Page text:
Currently submitted to: JMIR Research Protocols
Date Submitted: May 28, 2020
Open Peer Review Period: May 29, 2020 - Jul 29, 2020
(currently open for review)
The Impact of Institutional Abstinence from Medical Assistance in Dying (MAiD): A Qualitative Study Protocol For Understanding Patient Transfer Journeys
Many healthcare institutions in Canada currently decline to provide medical assistance in dying (MAID) on-site for religious or moral reasons. If patients receiving medical care at such institutions request MAiD, they need to be transferred elsewhere in order to access this important medical service and Charter-protected legal right. The process places additional burdens—in terms of seeking information and support, navigating the health system, and communicating with health professionals—on vulnerable patients who are already battling grievous illness and psychological distress. While anecdotes relating to the issue occasionally appear in the press, there is very little systematic evidence on the experiences of patients and families who make this critical transition in care. This study aims to fill this vital knowledge gap by mapping the MAiD access trajectories of patients and families at MAiD-abstaining institutions. Through a combination of textual analysis (media sources and institutional grey literature) and in-depth interviews (with patients, families, policymakers, and health professionals), this project will generate evidence on how patients and families interact with healthcare institutions and professionals; where they seek information; who they turn to for support and decision-making; what alternative routes they choose when faced with barriers; and where key resources to support their transfer journeys are located. Utilizing the Patient Engagement Framework suggested by the Strategy for Patient-Oriented Research (SPOR), this study will involve patients and families—across all stages of its research design—for: (i) informing the socio-ethical debate on institutional MAiD-abstinence; (ii) identifying gaps in MAiD service delivery, and (iii) making policy recommendations for equitable access to MAiD.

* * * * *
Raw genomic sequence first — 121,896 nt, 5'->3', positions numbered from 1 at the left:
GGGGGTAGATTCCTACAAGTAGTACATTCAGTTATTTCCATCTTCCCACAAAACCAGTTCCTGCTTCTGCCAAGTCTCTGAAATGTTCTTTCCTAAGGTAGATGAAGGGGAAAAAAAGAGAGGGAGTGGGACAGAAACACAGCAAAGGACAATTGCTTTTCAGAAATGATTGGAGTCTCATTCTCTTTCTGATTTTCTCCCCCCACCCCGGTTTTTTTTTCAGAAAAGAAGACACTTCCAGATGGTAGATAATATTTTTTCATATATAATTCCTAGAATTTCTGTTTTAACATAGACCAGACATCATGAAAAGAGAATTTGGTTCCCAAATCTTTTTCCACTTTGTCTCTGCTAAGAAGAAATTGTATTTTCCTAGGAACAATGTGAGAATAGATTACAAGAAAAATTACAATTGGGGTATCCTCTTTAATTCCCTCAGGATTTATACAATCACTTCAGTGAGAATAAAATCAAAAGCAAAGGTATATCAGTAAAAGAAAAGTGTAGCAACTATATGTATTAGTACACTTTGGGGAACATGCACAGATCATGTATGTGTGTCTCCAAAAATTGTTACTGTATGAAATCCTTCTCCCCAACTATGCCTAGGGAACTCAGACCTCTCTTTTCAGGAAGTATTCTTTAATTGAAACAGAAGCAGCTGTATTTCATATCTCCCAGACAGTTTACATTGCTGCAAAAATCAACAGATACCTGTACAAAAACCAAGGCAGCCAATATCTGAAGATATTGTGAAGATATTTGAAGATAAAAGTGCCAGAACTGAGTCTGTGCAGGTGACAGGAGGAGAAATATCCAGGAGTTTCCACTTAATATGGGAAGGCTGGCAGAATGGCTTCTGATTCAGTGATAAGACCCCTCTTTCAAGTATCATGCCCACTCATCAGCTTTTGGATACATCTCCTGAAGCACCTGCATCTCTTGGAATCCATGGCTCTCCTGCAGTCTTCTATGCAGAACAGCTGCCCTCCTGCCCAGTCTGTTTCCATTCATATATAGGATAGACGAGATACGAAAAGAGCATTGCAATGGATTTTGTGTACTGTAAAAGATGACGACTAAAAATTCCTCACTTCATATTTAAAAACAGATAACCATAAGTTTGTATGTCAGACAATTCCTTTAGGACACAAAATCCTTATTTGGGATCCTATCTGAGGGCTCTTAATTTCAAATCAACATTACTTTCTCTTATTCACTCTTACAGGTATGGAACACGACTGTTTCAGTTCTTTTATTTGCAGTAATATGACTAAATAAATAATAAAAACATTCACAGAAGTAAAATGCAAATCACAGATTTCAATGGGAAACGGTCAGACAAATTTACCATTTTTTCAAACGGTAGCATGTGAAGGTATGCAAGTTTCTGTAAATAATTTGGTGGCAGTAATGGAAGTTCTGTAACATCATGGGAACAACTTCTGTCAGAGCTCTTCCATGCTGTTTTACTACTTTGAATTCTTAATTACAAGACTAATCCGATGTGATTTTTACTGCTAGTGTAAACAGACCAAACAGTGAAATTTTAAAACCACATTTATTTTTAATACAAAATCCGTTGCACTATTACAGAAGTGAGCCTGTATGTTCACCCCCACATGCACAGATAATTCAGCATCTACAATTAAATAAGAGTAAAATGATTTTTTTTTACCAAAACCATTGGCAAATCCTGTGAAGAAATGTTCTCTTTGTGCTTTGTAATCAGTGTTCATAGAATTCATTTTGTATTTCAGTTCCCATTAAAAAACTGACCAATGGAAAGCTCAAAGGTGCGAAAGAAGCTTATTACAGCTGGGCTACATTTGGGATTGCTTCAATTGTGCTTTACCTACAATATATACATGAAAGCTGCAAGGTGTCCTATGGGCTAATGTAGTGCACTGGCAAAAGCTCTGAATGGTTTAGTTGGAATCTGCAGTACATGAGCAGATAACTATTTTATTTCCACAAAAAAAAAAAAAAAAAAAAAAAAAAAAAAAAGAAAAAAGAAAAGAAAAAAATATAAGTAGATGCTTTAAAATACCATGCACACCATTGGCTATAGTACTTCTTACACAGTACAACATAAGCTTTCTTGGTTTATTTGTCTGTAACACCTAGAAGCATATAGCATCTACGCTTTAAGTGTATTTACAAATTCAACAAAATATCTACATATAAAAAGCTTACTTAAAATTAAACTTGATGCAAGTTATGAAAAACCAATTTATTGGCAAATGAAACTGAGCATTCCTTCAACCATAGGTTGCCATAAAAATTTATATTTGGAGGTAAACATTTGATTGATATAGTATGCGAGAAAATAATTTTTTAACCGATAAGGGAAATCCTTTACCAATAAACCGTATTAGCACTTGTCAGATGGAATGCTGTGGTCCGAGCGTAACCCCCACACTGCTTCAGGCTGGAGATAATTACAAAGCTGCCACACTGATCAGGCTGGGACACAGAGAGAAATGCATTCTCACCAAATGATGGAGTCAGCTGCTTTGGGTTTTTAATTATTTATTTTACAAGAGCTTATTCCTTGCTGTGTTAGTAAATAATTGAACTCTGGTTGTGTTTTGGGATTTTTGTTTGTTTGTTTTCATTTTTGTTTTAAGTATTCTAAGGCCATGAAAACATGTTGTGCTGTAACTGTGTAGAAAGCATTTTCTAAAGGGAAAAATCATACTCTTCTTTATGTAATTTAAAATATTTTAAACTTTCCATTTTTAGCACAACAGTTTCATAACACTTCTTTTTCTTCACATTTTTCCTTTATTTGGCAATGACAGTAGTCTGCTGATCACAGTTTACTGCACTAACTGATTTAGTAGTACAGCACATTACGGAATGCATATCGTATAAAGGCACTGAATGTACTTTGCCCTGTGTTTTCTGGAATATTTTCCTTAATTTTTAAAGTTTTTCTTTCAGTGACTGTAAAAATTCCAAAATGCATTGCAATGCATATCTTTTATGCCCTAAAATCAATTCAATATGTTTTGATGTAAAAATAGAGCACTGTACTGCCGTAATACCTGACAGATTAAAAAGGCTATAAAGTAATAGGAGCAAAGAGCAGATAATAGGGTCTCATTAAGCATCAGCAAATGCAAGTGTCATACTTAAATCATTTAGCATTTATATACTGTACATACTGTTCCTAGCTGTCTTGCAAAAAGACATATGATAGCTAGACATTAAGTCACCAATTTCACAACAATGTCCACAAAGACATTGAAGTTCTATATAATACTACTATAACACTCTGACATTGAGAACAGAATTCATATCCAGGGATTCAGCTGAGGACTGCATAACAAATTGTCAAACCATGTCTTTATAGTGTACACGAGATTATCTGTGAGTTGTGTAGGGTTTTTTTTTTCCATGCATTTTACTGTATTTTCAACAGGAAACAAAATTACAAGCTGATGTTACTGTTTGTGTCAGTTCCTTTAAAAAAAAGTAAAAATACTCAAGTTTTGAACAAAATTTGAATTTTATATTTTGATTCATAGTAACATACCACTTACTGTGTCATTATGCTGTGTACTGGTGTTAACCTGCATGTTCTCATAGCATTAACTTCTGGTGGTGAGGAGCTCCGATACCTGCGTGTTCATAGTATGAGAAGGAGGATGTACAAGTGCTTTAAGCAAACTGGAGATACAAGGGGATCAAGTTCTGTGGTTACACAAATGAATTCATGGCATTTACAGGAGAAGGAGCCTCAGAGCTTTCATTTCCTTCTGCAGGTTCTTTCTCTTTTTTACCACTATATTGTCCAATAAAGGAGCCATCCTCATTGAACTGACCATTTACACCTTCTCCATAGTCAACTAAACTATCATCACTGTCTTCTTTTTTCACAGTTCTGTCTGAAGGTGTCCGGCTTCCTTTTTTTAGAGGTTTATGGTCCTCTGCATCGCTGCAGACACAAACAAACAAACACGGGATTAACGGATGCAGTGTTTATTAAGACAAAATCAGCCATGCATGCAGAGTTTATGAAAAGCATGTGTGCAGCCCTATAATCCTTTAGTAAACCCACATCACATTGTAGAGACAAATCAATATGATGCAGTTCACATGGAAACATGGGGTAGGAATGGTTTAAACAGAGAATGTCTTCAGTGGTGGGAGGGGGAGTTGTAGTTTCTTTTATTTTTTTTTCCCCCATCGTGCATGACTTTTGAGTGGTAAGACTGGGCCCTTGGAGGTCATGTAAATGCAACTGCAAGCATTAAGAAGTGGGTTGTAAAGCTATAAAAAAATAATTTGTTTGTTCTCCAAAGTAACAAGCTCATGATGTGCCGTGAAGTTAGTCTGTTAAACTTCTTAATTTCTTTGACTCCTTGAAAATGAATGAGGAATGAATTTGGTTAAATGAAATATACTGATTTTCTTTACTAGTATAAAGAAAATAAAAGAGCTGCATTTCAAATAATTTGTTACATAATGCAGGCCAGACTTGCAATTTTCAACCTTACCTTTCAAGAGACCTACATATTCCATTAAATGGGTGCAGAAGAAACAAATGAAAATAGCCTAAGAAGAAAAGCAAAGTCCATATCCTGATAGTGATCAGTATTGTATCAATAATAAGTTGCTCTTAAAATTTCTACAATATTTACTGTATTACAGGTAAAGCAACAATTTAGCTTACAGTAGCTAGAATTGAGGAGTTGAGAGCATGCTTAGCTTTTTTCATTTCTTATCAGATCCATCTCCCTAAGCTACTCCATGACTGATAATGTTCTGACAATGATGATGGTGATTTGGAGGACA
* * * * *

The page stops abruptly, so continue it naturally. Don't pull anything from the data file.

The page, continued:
Request queued. Please wait while the file is being generated. It may take some time.
© The authors. All rights reserved. This is a privileged document currently under peer-review/community review (or an accepted/rejected manuscript). Authors have provided JMIR Publications with an exclusive license to publish this preprint on it's website for review and ahead-of-print citation purposes only. While the final peer-reviewed paper may be licensed under a cc-by license on publication, at this stage authors and publisher expressively prohibit redistribution of this draft paper other than for review purposes.